Every so often he would open the wardrobe and look at the jacket and sigh: one day... 
Dreams is something money can’t buy, for everything else there is MasterCard.
Oh wait a minute, people are buying “dreams”
Some say that traveling and buying gear are the only two sure ways of converting dollars into happiness.


  1. Gnarly the philosopher?
    Nice post (and very ordered gear closet), just one thing missing, why most paddlers keep buying and using for a few hours paddle a boat that is for expeditions?

    1. for the very same reason that so many people buy 4WDs to drive exclusively in urban environments, because we all dream of one day to go on that mighty expedition

  2. by far, living the dream is more satisfying but for most people, buying the dream as you call it, is as close as they get.

    I am also a dreamer and sometimes I live the dream and sometimes I simply dream.

    before you began kayaking, you dreamed of visiting remote locations under your own power, perhaps inspired by kayaking pics or videos.
    you bought your dream. an expedition kayak.
    even though it took you a long time to use that kayak for the intended purpose and you only use the dream boat for 1 or 2 trips a year, when you go to your shed to fetch your surf or day trip kayak dont you look at that expedition kayak and smile just a little at the memories and dream a little more?

    perhaps for those who can only buy the dream, simply owning the gear and never using it for whatever reasons is a frustration OR a way of keeping a dream alive.

    nice post.

    dreamertess :-)

  3. i very much agree with you about the "expedition” capable"

    i have a valley nordkapp & necky chatham 16

    i rarely paddle with the nordkapp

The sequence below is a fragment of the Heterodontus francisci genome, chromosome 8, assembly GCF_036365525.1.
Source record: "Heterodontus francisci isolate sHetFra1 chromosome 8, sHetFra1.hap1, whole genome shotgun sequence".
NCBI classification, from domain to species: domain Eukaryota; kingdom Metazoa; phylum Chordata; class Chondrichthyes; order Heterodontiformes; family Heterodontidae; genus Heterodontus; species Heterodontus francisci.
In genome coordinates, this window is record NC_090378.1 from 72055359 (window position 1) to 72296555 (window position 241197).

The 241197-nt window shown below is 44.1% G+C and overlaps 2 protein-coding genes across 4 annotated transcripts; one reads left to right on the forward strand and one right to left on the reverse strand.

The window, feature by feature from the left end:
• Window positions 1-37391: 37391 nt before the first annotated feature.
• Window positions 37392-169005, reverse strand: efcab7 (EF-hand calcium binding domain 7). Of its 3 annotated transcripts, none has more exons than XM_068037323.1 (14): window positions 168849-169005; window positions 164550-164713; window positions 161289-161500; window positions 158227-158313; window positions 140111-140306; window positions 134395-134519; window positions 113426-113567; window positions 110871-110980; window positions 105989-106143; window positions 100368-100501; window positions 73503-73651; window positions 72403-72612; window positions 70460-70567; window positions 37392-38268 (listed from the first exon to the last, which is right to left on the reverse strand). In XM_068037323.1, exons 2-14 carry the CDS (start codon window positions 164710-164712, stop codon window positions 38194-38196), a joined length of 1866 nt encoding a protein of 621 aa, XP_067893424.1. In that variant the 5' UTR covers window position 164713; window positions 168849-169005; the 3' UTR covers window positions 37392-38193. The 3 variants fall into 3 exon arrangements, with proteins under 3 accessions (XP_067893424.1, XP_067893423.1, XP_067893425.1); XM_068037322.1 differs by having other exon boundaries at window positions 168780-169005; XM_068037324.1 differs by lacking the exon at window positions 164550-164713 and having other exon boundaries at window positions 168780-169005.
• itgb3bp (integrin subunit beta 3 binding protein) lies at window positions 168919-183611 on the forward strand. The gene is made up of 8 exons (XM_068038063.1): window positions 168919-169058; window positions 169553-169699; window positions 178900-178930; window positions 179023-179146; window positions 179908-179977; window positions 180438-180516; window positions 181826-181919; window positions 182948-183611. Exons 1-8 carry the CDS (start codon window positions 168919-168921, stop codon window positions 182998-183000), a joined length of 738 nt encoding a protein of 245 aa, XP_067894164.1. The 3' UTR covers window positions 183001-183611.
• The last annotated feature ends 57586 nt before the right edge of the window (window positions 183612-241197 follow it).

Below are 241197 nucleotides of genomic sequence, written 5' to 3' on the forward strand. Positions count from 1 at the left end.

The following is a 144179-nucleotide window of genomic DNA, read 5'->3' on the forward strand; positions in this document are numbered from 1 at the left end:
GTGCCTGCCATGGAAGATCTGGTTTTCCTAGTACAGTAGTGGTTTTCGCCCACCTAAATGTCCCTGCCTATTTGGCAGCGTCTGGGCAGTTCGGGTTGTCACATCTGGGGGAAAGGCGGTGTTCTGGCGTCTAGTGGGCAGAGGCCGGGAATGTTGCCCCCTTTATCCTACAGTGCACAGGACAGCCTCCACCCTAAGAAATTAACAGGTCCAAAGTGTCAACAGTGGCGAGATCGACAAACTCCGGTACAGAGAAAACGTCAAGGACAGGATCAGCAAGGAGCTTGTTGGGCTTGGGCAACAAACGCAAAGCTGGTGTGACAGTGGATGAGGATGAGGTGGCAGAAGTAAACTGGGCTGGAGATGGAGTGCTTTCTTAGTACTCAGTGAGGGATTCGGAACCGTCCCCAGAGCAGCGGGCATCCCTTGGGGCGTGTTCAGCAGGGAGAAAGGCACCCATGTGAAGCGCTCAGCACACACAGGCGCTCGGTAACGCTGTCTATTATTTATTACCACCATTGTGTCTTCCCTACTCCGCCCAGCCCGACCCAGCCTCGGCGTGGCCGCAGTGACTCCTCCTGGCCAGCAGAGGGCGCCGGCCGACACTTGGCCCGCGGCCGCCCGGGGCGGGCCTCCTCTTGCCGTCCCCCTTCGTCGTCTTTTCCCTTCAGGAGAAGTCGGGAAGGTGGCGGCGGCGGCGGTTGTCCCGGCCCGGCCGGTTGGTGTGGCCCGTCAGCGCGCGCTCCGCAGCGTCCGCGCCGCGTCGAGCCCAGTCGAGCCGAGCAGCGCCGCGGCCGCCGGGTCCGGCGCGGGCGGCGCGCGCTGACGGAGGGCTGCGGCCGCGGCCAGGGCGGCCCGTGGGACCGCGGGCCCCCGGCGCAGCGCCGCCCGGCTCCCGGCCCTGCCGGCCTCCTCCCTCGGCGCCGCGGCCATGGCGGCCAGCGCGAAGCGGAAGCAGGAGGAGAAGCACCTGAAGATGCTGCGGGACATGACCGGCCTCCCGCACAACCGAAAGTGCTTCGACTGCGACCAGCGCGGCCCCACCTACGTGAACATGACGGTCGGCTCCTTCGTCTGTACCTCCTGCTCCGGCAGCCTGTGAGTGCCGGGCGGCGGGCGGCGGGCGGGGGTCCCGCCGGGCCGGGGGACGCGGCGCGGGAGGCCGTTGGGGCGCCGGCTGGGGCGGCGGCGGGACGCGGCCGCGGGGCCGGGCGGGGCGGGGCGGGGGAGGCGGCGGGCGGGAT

thank you

  4. Reality writing Gnarly, but selecting the 'cover shot' was a… Master-stroke! Pink colour golf bag, small size snowboard boots and not a single photo of a dog??? But most importantly, you would never frame-up anything, which wasn’t shot by a wide-angle lens…

    1. yeah, nice image.
      My "pretend" gear closet would not have snowboards: I telemark. And that does looks like a chick's place with the cushion on the couch and all very orderly and shiny... :-)

  5. I think it's great to dream, whether people get there or not. In fact, sometimes it's better to never achieve the dream, so reality doesn't sour it. But dreaming and doing and living, what a recipe for fulfilment. Great post Gdog. :)

  6. I really appreciate the folks at my local store who convinced me that I didn't need a huge pack for weekends to week-long trips, and talked me out of more expensive boots than I needed. I actually got out and built some skills to support my dreams, and they've gotten a lot more business from me over all.

    1. I am glad you had knowledgeable staff helping you and you were prepared to listen; that is usually a rare case, for both instances.
      More of a long term goal than just a simple dream?

  7. FINACES AND TIME are major hurdles when planning for any upcoming adventure. Gear can become expensive with up-front cost, operating costs, and maintenace costs. Because of this it is important to be wise (and frugal) about your spending, since this will directly result in the length of your adventure. If you spend too much on gear, you won't be able to eat good food, or worse yet, you will have to delay and/or cut your adventure short due to lack of finances.. Though it is very easy to fall into the dreaming category of collecting for "some day."

  8. That was a fun read. Good insights Gnarlydog. I suppose part of the idea on this gear thing is that at least we're all trying. We not dying. Like Lennon sings in "Beautiful Boy", Life is what happens to you while your busy making other plans.

  9. Hear, hear. Very nice post. Spot on!